8-3-00

When you use an optical instrument, whether it be something very simple like a magnifying glass, or more complicated like a telescope or microscope, you're usually trying to make things look bigger so you can more easily see fine details. One thing to remember about this is that if you want to make things look bigger, you're always going to use converging mirrors or lenses. Diverging mirrors or lenses always give smaller images.

When using a converging lens, it's helpful to remember these rules of thumb. If the object is very far away, the image will be tiny and very close to the focal point. As the object moves towards the lens, the image moves out from the focal point, growing as it does so. The object and image are exactly the same size when the object is at 2F, twice the focal distance from the lens. Moving the object from 2F towards F, the image keeps moving out away from the lens, and growing, until it goes to infinity when the object is at F, the focal point. Moving the object still closer to the lens, the image steadily comes in towards the lens from minus infinity, and gets smaller the closer the object is to the lens.

Note that similar rules of thumb apply for a converging mirror, too.

A telescope needs at least two lenses. This is because you use a telescope to look at an object very far away, so the first lens creates a small image close to its focal point. The telescope is designed so the real, inverted image created by the first lens is just a little closer to the second lens than its focal length. As with the magnifying glass, this gives a magnified virtual image. This final image is also inverted compared to the original object. With astronomical telescopes, this doesn't really matter, but if you're looking at something on the Earth you generally want an upright image. This can be obtained with a third lens.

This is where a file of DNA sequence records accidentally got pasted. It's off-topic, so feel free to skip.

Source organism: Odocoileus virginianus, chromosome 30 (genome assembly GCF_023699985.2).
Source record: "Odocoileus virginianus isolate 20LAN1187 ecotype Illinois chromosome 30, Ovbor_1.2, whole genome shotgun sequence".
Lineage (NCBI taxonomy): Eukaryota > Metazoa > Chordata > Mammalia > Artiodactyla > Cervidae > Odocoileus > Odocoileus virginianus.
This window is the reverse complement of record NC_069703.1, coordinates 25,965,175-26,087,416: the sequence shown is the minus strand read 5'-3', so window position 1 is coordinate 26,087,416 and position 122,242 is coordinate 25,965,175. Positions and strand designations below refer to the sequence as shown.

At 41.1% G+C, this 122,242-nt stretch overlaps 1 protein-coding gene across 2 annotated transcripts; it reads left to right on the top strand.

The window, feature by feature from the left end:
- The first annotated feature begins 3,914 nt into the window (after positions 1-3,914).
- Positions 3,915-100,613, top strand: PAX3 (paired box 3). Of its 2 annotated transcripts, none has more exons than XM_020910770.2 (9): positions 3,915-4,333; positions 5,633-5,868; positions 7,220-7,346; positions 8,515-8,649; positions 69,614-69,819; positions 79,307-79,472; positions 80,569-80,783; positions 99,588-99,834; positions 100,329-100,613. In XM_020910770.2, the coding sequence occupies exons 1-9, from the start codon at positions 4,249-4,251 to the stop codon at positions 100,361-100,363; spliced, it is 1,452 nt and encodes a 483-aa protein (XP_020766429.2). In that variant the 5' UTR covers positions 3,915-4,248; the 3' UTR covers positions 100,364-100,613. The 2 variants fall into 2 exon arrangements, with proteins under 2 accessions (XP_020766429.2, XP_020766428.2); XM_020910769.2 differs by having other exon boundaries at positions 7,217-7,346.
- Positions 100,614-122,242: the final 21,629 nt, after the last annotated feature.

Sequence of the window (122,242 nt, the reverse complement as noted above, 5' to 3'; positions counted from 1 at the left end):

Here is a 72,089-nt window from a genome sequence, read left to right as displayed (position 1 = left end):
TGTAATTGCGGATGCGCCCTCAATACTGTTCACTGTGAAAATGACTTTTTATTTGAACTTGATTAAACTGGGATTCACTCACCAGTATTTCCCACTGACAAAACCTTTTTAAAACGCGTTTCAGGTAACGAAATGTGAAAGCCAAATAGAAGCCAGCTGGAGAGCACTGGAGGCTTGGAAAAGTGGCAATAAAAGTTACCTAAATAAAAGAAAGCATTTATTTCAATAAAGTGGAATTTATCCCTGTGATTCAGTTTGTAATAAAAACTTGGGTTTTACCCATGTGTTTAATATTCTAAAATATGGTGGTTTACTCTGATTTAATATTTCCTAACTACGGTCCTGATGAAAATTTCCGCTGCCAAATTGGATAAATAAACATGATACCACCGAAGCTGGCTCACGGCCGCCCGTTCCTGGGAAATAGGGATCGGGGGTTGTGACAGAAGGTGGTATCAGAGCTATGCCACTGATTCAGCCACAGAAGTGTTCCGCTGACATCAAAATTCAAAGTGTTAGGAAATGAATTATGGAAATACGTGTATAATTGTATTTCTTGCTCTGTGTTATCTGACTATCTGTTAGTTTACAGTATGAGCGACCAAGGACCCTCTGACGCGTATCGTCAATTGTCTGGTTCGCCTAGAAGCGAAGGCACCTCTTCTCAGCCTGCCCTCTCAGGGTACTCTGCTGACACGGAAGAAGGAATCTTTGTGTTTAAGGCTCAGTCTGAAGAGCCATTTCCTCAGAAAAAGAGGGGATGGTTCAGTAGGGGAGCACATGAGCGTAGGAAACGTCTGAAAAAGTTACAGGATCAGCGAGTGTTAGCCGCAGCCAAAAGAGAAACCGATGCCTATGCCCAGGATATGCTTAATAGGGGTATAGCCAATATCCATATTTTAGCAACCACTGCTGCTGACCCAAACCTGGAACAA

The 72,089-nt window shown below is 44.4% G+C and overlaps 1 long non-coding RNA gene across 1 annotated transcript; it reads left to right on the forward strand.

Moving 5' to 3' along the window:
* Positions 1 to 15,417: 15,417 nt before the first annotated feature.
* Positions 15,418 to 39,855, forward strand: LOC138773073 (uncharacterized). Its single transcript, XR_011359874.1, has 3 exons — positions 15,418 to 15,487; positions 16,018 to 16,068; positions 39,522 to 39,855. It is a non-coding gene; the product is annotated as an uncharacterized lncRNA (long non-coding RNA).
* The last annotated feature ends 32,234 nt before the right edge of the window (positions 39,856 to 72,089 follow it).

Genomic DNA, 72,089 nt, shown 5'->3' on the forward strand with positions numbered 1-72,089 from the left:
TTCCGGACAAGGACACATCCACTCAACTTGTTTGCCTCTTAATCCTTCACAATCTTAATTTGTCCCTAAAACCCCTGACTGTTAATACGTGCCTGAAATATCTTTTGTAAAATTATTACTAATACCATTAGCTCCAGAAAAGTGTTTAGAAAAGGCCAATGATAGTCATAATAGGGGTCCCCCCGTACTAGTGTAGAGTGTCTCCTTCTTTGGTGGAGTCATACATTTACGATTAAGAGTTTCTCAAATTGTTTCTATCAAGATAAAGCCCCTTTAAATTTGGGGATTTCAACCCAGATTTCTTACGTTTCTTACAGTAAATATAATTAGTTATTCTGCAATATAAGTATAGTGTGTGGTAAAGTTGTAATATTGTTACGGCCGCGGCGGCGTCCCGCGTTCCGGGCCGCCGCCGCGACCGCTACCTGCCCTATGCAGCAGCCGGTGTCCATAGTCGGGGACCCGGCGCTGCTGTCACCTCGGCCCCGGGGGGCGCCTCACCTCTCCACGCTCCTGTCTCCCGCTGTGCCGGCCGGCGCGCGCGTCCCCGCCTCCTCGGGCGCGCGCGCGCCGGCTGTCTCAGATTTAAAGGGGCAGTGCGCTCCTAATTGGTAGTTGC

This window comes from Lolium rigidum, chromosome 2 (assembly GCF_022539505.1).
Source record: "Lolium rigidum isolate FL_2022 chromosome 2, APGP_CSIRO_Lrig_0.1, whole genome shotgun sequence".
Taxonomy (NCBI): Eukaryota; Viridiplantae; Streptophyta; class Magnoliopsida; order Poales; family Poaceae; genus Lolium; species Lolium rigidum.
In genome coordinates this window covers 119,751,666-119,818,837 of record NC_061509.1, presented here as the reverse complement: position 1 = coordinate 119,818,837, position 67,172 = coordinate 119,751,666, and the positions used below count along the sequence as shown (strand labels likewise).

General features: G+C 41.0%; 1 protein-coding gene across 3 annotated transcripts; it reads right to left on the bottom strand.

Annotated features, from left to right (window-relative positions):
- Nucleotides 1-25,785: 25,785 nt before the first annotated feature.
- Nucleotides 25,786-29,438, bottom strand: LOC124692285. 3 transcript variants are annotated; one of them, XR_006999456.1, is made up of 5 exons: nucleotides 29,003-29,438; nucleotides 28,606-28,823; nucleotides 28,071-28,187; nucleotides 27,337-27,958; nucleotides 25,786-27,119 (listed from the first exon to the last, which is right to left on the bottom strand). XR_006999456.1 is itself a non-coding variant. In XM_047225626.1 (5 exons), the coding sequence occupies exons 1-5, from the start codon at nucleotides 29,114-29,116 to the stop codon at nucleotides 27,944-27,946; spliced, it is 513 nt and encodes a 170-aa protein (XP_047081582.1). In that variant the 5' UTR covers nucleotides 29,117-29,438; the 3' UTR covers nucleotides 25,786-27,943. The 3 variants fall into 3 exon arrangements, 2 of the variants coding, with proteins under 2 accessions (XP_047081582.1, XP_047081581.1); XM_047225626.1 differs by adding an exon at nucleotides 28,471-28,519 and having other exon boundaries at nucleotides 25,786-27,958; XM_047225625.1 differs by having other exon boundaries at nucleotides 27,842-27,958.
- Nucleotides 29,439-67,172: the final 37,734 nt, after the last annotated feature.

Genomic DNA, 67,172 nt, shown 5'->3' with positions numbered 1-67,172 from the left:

Note that the overall effect of the telescope is to magnify, which means the absoulte value of the magnification must be larger than 1. The first lens (the objective) has a magnification smaller than one, so the second lens (the eyepiece) must magnify by a larger factor than the first lens reduces by. To a good approximation, the overall magnification is equal to the ratio of the focal lengths. With o standing for objective and e for eyepiece, the magnification is given by:

m = - f_{o} / f_{e}, with the minus sign meaning that the image is inverted.

Microscopes were actually described, with an example, in the notes from March 31.